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Time to upgrade
When thinking about upgrading your equipment, think about how your current equipment may be failing or how the life of your equipment is coming to its end.

The Right Time to Upgrade?: A Few Reasons

Budgeting for unknown upgrades should be a constant, one that should always be factored into an annual A/V ministry budget.

Some considerations:

Your current equipment is failing or the life of your equipment is coming to its end

Talk to the right people that can help you before you decide on anything.

Aiming to avoid current conflicts or issues with equipment usage or program processes, while providing solutions

To allow for integration of a piece of equipment that will help your system to work better together

To accommodate evolving or new tech requirements (i.e., the recent FCC wireless bandwidth changes)

To meet a desired outcome or objective, such as helping your ideas translate better technically, being more cost efficient, or having an easier means to run new equipment, or where a replacement offers more or better tools/options, etc.

If you have budgeted for needed or desired equipment

If you cannot find a substitute for what you currently own, to find a workaround

If a new layout or design will make your team more effective or perhaps more adequate for space or needs

How doing the right research will tell you if an upgrade is needed

Recently, our church, Floris United Methodist Church, wanted to add a moving spotlight, above the main sanctuary entryway. This would have enabled the pastors to move around on the stage or the floor, and always be seen in the right light.

Everyone thought this would translate to a better look for livestreaming, which we constantly evaluate.

In doing our research, though, it turns out that it was a bit more complicated to use the equipment and might prove difficult to train volunteers to use. We all agreed, though, that we could get over that hump and make it happen.

At that time, the main issue was that the spotlight was going to be quite costly. Nonethless, we still believed it was worth the cost to improve our livestream viewing experience.

From there, we started to get excited about the spotlight. Until we began asking about what it would entail to install, which immediately put an end to this project.

As it was explained to us, an architect would be required, as well as another company to rent a special crane, to tear down the wall above the main sanctuary doors and install supporting beams, wire and secure it to the wall and yet another company to complete a safety inspection.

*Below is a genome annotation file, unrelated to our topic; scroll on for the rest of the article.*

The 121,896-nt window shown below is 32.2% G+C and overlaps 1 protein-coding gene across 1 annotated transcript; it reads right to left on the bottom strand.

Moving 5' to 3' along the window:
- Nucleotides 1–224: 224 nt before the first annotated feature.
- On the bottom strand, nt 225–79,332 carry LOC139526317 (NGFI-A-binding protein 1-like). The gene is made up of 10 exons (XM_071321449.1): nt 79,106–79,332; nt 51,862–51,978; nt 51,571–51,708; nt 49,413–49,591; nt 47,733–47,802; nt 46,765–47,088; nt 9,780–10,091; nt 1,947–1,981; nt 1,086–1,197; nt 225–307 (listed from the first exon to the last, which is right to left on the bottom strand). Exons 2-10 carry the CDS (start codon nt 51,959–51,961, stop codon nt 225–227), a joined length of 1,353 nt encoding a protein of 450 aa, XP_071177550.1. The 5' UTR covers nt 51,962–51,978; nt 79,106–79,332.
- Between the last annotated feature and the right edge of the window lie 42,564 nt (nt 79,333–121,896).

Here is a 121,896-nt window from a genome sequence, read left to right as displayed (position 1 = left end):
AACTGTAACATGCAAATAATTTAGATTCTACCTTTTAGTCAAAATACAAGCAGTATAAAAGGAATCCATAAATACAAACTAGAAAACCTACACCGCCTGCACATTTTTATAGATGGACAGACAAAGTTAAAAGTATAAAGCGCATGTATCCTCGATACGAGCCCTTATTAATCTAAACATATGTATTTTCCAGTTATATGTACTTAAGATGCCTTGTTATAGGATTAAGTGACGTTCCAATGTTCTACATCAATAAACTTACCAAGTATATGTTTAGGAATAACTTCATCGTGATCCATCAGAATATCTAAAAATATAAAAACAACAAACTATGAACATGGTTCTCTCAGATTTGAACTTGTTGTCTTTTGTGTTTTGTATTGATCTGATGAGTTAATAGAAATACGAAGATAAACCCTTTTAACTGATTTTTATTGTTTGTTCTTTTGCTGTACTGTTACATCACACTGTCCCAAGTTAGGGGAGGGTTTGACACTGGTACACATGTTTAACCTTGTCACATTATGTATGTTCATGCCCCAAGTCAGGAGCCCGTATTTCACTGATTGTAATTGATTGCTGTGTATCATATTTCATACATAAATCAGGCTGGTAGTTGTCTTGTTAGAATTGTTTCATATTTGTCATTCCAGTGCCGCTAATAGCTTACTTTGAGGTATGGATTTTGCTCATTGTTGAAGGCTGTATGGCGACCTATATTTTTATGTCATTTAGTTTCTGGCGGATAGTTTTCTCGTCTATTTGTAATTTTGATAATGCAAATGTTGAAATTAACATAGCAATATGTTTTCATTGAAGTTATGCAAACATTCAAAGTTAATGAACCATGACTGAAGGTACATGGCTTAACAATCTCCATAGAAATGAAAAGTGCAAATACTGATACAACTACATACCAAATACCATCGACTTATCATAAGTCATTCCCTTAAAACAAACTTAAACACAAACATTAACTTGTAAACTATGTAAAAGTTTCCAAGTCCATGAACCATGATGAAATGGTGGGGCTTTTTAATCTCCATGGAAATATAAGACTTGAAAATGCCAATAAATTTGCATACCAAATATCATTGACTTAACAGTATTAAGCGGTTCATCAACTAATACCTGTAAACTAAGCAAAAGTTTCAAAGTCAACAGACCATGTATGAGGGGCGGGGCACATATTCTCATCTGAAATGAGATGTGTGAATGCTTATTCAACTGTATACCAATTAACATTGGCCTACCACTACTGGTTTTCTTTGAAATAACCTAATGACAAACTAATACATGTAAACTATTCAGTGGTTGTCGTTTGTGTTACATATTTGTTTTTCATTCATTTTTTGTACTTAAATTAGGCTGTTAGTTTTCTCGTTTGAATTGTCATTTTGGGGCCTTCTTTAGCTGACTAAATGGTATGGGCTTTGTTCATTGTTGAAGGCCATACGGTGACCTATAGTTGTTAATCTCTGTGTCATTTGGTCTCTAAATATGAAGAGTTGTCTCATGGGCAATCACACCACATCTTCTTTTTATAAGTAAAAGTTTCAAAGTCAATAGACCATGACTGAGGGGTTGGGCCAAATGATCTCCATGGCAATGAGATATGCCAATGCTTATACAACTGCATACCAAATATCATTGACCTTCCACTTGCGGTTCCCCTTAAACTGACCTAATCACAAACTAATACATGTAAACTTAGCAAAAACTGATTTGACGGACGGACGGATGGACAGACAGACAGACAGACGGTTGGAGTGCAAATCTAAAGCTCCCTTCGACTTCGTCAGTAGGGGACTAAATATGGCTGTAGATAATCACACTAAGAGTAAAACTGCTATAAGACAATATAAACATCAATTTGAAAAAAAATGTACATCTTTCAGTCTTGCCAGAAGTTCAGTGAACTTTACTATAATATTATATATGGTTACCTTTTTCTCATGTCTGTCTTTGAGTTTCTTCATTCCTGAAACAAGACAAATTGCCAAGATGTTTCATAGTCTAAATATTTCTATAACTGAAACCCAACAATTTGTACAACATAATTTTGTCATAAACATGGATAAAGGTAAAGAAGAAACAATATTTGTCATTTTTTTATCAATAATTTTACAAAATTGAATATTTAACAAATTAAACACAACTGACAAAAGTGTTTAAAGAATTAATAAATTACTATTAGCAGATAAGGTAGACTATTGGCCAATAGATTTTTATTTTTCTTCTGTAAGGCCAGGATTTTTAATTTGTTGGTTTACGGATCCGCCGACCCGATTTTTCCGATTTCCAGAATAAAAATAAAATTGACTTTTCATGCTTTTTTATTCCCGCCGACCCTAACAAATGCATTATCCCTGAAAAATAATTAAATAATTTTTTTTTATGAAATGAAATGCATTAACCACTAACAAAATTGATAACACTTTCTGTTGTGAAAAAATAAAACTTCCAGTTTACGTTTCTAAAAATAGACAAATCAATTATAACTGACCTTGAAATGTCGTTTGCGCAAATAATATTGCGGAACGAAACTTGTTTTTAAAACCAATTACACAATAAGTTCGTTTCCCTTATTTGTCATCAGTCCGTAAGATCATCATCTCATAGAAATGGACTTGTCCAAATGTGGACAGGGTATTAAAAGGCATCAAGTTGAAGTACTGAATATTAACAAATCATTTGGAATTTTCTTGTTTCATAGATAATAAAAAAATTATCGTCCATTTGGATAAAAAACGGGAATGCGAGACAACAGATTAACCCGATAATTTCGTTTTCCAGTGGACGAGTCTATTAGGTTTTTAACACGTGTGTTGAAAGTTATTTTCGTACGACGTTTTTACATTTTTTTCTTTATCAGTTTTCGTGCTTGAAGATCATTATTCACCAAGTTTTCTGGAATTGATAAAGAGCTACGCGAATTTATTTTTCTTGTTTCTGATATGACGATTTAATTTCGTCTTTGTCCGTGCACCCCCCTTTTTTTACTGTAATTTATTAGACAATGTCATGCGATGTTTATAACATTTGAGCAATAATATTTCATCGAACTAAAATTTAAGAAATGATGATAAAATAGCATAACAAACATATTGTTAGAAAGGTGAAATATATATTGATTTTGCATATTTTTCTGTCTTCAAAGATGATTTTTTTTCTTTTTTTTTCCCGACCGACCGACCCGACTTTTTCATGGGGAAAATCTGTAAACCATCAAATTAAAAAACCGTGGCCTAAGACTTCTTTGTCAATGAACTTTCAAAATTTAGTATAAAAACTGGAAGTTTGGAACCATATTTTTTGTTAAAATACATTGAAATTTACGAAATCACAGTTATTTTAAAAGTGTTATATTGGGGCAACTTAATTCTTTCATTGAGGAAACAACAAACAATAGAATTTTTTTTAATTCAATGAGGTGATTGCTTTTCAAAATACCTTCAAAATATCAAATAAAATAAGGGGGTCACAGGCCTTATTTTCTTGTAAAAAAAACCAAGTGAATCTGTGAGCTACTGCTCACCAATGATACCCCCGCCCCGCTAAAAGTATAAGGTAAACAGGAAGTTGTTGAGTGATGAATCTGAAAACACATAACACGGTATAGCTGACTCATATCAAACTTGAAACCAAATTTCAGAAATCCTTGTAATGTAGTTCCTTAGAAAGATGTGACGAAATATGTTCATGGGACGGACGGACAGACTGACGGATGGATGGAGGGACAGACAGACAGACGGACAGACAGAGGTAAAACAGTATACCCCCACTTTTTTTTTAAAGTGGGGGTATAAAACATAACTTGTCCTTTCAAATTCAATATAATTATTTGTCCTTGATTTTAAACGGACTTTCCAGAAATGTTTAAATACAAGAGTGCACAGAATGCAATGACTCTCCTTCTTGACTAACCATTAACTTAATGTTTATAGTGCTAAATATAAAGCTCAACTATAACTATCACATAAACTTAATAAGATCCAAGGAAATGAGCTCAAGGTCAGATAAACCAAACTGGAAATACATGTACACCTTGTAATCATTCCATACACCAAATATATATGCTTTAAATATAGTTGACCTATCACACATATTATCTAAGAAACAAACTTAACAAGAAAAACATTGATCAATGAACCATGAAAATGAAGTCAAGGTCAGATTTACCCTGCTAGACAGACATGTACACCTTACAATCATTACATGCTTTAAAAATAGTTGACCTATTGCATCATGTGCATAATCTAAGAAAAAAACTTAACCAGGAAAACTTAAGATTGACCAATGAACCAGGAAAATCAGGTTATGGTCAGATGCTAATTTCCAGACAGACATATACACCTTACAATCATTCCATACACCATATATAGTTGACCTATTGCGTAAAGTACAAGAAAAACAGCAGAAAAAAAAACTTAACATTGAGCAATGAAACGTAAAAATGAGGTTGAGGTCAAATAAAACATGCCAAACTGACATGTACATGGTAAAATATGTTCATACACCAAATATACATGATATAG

As a result, such an install would have cost more than double the spotlight.

This is why asking the right questions to the right people is so important, when you are considering moving forward with any upgrade.

Our desire to improve our livestream, meant that we wanted to evolve beyond the technical ability we currently have.

We looked at our need and had to do some creative research above a basic level for this project. Upon doing some research, it showed us that such a change would be cost prohibitive, and that no other less expensive substitutes or installation methods were feasible.

While in the midst of doing the right project research, you may decide to look at other churches, those that have or are doing what you are considering.

Take notes, ask questions.

Talk to the right people that can help you before you decide on anything.

Review what those churches’ setup and processes are like. Look at how they use volunteers and staff to fill positions.

Ask how they train and teach people on equipment and timing.

You may also take into consideration how current and upcoming organizational changes will affect the way your processes work?

How to decide if the actual timing is right for an upgrade

Typically, it is never good timing for a church to upgrade leading into any busy season, such as Christmas or Easter, or right before any major events, unless it is imperative.

Even a week or two before Christmas or Easter, still offers too little time if there is a problem to have it where it can be resolved without undue stress on your tech or creative team.

When you do decide to upgrade, remember to make a plan of execution for design and layout, with details of wiring and organization, that will allow you to more easily find a backup plan later on.

Take into account how long it will take for equipment to ship to your church, and the time it would take for someone like an A/V specialist, or perhaps you, to install it all. Think about whether you would also be able to afford an expert to help with the installation or tech help, if needed.

Lastly, it is important to not undervalue the need for a testing period once the gear is installed, and time to work any kinks out, to fix any issues that crop up.

In the end, replacing some piece of production gear soon is likely inevitable.

Budgeting for unknown upgrades should be a constant, one that should always be factored into an annual A/V ministry budget.

Keeping your production, and thus your gear up-to-date and functioning well, is now more important than ever.

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